Monday, January 07, 2008

Tonight's Movie: The Prisoner of Zenda (1952)

THE PRISONER OF ZENDA is a humdinger of a good movie, just the pick-me-up if you have the post-Christmas January blahs. Action, romance, intrigue, and a spectacularly choreographed climactic sword fight -- it's all here, with a fabulous cast: Stewart Granger, Deborah Kerr, James Mason, and Jane Greer.

I won't say too much about the plot other than it involves a king, his lookalike cousin, and a plot by the king's evil half-brother to take over the throne. The king's fiancee, his cousin Flavia, whom he hasn't seen in years, also figures prominently in the plot.

Louis Calhern and Robert Coote are excellent as the king's loyal servants who hatch a daring plan to save the throne for the rightful heir.

Lewis Stone, perhaps best-known for his longtime role as Judge Hardy in MGM's ANDY HARDY series, is effective in a two-scene role as the Cardinal who presides at the coronation. Rather remarkably, Stone himself had played the lead role in the 1922 silent version of THE PRISONER OF ZENDA. Including him in the cast three decades later was a wonderful touch.

THE PRISONER OF ZENDA was directed by Richard Thorpe. Thorpe was a longtime MGM director whose career credits include a couple other swashbucklers, Robert Taylor's IVANHOE and KNIGHTS OF THE ROUND TABLE. Thorpe also worked on the TARZAN series and many of MGM's lesser-known but delightful musicals, including TWO GIRLS AND A SAILOR, A DATE WITH JUDY, and THREE LITTLE WORDS.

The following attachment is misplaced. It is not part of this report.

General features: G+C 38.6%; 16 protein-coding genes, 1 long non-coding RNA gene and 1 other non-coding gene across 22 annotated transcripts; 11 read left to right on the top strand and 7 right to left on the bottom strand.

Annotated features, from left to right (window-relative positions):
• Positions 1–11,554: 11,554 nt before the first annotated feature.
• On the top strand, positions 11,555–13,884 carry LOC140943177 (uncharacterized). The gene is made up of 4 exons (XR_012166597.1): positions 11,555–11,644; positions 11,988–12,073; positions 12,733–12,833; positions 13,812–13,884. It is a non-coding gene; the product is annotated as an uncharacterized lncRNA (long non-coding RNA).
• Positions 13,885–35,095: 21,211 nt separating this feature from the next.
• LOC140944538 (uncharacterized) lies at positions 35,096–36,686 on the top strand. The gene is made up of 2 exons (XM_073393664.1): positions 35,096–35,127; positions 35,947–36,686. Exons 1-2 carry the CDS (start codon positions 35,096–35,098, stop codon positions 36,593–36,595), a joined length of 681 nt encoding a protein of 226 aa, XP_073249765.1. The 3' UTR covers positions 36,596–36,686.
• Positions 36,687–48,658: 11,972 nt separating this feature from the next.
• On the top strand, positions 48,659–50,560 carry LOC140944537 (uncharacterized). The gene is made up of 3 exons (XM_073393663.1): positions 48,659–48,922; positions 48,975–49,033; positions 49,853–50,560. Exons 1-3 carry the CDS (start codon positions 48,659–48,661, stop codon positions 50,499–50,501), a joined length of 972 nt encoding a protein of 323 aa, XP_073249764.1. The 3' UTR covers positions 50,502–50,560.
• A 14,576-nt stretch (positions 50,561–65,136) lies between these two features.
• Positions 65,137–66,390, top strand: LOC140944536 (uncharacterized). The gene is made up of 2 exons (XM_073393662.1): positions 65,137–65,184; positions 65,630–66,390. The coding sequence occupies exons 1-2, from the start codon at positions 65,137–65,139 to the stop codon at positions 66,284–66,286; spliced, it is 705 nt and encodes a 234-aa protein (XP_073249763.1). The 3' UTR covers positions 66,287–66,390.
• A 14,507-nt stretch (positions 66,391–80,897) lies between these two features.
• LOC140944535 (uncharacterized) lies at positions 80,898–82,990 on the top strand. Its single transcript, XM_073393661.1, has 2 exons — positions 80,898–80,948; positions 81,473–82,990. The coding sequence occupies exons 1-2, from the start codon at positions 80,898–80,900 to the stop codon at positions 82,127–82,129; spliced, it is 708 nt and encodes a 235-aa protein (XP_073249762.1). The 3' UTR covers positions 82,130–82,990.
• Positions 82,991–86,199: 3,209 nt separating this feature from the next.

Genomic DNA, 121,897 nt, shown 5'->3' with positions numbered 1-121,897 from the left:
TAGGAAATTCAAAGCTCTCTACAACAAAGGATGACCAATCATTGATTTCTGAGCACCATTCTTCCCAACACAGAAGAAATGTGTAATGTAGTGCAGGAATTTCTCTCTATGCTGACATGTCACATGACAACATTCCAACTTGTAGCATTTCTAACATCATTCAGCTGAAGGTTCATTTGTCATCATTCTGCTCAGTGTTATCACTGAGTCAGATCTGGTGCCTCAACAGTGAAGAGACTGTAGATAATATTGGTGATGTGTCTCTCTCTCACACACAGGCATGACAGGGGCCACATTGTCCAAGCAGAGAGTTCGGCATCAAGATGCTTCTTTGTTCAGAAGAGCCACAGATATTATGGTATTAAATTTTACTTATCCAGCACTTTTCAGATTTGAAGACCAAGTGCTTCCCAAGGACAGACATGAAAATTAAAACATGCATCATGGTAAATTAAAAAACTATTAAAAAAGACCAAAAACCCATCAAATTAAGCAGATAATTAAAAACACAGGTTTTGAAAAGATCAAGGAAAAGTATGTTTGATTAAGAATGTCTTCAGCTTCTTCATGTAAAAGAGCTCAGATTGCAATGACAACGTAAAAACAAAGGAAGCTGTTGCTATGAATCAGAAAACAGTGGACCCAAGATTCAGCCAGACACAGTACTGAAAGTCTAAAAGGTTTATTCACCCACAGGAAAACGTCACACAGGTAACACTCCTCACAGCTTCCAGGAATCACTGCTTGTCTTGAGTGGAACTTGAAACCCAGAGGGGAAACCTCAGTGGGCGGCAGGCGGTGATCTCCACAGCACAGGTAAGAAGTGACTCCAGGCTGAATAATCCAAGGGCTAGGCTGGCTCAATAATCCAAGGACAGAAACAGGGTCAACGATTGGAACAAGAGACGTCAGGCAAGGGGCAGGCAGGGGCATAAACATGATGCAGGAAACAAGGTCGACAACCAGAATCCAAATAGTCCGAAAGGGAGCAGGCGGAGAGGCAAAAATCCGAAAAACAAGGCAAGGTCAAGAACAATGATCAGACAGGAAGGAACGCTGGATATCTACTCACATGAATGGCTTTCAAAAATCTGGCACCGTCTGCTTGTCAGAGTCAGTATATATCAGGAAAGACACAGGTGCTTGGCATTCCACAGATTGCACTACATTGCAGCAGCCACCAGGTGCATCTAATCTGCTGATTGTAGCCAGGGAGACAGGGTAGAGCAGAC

The movie was filmed in Technicolor and runs 100 minutes.

The film adapts Alfred Newman's stirring score from the 1937 ZENDA starring Ronald Colman. Many historians believe the Colman film is superior to the Granger version; I intentionally saw the Granger movie first as I loved Granger and Kerr in KING SOLOMON'S MINES and wanted to enjoy their version without comparing it to another. I don't know how this edition could be improved upon, but I look forward to finding out at some point.

THE PRISONER OF ZENDA is available on DVD, in either a two-film, single-disc release with the original 1937 version on the flip side, or as part of the six-film Literary Classics Collection. The color in the DVD print is absolutely gorgeous.

It's also available on VHS.

THE PRISONER OF ZENDA can also be seen on TCM. The trailer can be seen here.


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